A lowboy trailer hauling part of a wind turbine tower damaged a section of railroad track at a Keokuk Street crossing Thursday afternoon.
A witness on Keokuk reported that the trailer hit the railroad track as it was crossing and kept on driving.
“It (the lowboy) definitely pulled (the railroad track) up,” said Scott McKee, a railroad track inspector with the Union Pacific Railroad. “It grabbed the rail and caught it.”
A Union Pacific freight train, which approached the crossing shortly after the incident, was able to make its way along the affected track, but only moving at around 3 mph as McKee walked alongside it, occasionally kneeling down and checking to see if the damaged rail would recede into the rail bed on its own.
“This is not what I wanted to see, boys,” McKee said to Jackson and another crewmember after the freight train made it past the affected section and the rail had not receded.
McKee noted that a section crew and backhoe were on the way to the scene and that the affected rail section and planks would need to be pulled up in order to see the full extent of the damage.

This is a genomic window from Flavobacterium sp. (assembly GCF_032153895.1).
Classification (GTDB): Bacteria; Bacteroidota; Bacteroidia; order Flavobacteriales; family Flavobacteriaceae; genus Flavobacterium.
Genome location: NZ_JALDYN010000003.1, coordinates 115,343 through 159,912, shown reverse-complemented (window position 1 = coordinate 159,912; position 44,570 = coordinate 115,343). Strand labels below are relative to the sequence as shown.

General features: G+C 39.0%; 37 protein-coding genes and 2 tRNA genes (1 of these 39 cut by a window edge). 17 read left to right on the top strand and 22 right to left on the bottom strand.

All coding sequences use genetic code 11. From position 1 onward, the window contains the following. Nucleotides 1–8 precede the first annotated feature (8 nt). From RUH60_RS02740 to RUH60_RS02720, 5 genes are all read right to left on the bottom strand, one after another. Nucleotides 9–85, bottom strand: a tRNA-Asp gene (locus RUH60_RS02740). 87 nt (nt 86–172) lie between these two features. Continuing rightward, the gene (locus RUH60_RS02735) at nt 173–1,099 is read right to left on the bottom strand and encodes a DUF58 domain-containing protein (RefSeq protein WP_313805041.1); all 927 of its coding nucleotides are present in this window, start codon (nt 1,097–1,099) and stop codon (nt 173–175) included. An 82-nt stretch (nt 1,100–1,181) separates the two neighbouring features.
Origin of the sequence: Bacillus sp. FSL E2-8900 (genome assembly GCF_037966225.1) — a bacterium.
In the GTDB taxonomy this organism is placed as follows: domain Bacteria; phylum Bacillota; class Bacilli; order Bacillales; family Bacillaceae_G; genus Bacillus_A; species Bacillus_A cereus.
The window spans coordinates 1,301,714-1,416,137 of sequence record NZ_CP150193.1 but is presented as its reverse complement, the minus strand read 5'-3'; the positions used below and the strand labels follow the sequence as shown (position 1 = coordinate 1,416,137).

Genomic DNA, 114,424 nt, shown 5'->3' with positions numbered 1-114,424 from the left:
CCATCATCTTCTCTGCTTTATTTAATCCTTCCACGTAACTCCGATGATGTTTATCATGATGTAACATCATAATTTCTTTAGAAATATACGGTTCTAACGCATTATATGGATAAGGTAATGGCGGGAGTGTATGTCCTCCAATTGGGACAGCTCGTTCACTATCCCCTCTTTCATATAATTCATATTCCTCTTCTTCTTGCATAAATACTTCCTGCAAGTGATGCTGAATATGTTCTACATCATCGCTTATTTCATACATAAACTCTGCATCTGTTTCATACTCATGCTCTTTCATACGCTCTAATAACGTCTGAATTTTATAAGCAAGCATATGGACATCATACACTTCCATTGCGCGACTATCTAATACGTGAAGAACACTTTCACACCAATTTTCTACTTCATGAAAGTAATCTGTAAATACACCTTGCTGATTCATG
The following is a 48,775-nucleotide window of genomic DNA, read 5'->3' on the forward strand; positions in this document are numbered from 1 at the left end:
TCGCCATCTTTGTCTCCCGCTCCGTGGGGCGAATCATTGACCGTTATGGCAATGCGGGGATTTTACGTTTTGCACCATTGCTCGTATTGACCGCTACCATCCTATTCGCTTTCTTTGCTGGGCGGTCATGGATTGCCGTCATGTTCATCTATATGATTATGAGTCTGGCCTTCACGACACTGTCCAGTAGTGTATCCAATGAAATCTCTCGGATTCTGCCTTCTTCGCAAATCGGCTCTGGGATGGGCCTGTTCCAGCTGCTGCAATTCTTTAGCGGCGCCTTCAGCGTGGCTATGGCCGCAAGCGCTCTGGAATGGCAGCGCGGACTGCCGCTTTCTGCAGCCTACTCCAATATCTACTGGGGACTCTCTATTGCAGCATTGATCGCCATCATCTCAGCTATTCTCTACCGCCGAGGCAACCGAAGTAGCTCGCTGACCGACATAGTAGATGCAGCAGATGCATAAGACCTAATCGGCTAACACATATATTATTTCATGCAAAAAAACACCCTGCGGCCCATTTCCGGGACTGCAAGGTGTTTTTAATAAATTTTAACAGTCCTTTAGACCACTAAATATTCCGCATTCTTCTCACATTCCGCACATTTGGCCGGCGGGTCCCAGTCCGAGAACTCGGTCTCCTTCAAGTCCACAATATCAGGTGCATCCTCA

“We don’t know if the track is just canted (leaning to one side or another) or if it’s bent,” McKee said. He added that he would not be able to make a decision on whether the section of track would have to be replaced until after it was pulled up and he could get a better look at it.
With the section crew and backhoe arriving shortly after 4:30 p.m., Union Pacific began assessing the extent of the damage.
“They took out the concrete panels that form the railroad crossing surface and cleaned it out,” which reduced enough pressure on the pulled-up rail to where it settled back in (to the rail bed), said city engineer Mark Mathon. “The crossing is now open, and we will not need to close the crossing or replace the rail section.”
The railroad crossing was blocked to traffic from about 5:30 to 6:30 p.m. while crewmen cleaned out debris that was left under the damaged rail when it was rolled up by the trailer.
“We were fortunate in that we didn’t have to hold any trains,” said McKee. “We waited for them to get by before we began working on repairing the track. It could have been a lot worse. We got lucky this time.”
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